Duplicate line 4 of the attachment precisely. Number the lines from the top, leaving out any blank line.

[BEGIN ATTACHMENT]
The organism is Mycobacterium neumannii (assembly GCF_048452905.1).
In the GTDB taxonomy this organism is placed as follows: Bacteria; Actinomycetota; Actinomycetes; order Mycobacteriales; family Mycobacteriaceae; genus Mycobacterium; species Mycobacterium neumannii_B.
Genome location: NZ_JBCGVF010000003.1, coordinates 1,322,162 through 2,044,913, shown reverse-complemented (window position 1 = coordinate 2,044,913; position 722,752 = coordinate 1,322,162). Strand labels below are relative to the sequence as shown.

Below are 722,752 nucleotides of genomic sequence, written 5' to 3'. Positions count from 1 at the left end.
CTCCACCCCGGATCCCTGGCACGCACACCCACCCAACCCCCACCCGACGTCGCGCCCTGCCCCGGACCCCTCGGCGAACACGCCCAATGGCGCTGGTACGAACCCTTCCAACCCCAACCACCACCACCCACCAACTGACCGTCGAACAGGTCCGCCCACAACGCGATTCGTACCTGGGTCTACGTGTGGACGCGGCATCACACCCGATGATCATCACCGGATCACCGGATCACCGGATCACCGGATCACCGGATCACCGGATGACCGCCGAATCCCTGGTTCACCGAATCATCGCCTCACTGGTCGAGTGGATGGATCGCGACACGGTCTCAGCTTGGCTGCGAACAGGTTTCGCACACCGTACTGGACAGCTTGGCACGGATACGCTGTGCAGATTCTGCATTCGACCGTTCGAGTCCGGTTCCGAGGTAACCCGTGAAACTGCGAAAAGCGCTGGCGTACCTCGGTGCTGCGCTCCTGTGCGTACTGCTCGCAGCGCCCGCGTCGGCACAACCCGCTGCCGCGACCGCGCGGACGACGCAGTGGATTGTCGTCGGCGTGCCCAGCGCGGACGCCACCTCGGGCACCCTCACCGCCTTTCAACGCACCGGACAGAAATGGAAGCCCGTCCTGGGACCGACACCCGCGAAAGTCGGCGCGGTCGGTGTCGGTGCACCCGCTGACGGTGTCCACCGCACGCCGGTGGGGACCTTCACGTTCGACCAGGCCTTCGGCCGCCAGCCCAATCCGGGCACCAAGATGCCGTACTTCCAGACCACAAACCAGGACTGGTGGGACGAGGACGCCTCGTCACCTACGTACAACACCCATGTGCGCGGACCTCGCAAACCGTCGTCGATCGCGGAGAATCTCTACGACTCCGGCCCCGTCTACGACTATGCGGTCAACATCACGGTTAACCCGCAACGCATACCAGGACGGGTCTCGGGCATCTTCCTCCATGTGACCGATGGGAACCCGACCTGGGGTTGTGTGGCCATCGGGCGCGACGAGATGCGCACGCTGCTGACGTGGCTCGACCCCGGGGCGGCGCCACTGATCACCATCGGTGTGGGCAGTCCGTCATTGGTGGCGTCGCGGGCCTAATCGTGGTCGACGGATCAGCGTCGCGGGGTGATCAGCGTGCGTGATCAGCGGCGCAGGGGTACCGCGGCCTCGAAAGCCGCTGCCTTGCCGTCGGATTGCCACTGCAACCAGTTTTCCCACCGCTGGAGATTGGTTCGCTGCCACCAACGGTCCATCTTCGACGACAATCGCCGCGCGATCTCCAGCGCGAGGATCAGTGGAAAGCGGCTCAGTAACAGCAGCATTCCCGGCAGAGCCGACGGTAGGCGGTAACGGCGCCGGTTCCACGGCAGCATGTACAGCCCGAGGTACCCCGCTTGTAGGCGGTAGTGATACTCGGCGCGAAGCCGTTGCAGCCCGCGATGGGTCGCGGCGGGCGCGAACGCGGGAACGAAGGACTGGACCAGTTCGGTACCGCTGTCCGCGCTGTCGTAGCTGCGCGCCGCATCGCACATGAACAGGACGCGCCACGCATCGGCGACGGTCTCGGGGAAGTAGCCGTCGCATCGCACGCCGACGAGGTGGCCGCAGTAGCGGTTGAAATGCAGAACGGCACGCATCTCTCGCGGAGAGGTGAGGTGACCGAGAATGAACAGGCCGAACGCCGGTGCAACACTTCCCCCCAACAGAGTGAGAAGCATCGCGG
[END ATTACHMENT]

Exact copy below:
Below are 722,752 nucleotides of genomic sequence, written 5' to 3'. Positions count from 1 at the left end.